In it for the long run
When I first became involved with Orphan's Tree I wondered about their emphasis on finding group and individuals who would commit to supporting the programs for the long term. The first of my two trips to Russia to work with orphans happened in 2004–just a few weeks after graduating high school– and though I did not know it yet, that experience would not blossom into a long term commitment to working with orphans in Russia, not right away at least.
After my first experience in Russia through Children's Hopechest, my church did not have the support to continue sending teams or make a longer commitment to their programs. I sadly lost contact with the kids I worked with in Russia, and it would be many years later before I would be able to hear from them again. But even though I had no idea if I would ever continue working with orphans or not, I still cherish every moment of that first experience.
I have traveled to Russia twice now, the latest being this past September to visit the dachas and ministry centers in Vladimir, Kostroma and Ivanovo. Each trip is laced with some of the fondest memories of life, but I believe the greatest and most lasting difference between my two experiences in Russia is what happened after I came home, because it was this second trip that really taught me the value of maintaining a lasting commitment to those we work with.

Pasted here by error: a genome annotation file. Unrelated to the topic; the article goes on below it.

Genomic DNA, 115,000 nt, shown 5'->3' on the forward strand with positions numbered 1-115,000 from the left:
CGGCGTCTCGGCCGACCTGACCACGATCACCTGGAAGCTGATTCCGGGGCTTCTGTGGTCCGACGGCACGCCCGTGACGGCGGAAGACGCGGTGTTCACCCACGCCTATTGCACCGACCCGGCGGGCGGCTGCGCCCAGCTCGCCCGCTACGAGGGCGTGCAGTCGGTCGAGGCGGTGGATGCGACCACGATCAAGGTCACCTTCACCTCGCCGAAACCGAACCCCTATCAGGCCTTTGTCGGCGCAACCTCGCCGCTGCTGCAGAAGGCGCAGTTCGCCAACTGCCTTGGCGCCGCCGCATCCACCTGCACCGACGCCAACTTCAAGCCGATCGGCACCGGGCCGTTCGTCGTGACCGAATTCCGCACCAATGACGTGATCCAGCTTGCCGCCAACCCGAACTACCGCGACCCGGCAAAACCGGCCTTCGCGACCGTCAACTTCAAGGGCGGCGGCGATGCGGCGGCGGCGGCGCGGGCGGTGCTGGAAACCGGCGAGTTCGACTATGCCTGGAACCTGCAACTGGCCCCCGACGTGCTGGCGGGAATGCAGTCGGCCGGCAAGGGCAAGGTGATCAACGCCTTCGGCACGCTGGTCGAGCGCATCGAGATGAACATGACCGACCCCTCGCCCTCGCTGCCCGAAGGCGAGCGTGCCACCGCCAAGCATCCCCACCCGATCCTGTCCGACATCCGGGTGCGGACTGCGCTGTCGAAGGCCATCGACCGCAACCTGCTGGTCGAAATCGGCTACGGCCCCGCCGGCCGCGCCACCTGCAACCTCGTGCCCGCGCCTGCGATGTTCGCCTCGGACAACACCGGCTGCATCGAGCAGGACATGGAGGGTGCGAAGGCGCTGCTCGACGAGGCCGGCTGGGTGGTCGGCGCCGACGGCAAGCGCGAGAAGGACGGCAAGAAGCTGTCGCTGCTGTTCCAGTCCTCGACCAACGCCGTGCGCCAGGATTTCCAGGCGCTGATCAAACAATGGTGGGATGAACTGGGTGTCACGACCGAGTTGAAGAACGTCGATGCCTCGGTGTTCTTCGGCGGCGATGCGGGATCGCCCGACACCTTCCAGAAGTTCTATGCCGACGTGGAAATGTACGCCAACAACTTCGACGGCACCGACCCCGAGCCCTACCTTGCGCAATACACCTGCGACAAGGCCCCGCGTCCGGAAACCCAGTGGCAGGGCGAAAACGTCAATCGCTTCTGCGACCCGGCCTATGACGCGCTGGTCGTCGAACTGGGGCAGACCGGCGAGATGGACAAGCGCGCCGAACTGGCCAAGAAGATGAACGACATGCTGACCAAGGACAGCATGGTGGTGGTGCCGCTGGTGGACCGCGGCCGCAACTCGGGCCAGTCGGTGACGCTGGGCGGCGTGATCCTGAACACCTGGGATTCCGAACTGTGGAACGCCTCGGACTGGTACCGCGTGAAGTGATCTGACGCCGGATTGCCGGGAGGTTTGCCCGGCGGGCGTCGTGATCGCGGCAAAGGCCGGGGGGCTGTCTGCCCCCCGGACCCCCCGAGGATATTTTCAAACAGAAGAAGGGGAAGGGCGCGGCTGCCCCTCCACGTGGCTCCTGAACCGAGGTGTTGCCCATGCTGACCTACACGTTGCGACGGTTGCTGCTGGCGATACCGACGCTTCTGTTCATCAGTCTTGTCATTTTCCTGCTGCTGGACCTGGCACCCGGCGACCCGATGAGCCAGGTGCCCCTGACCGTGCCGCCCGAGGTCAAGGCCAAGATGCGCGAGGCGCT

Unlike that first trip, most of my friendships made in Russia this past fall have grown even stronger since returning home. Partly thanks to the rise of social media and the internet, which make staying in contact with those across the world immensely easier, I am blessed to be able to talk to some of my friends from Russia nearly every day, something I wouldn't have been able to imagine back in 2004. Nowadays Google Translate is a homepage and one of my most visited websites. Today some of my best friends live 5,000 miles away and do not even speak the same language as me. I can only hope these friends value my friendship half as much as I do theirs. Even several orphan grads, who I either met in passing or only briefly interviewed, found me online after I returned home and have somehow grown to become close friends from a world away.
It was not until recently I truly saw the importance of why those who travel to Russia to work with orphans are so strongly encouraged to maintain long term support for a program. There are multiple reasons to be sure, but I would argue the most important is for the loving relationships we inevitably develop that will continue to benefit us all for a lifetime. For myself, the lasting impact of the relationships made in Russia has been so much more than any goal I hoped to achieve prior to traveling there. My most recent trip rarely went as planned, but when I think of all incredible friends I made, I simply cannot help but praise God for every moment that led me to them.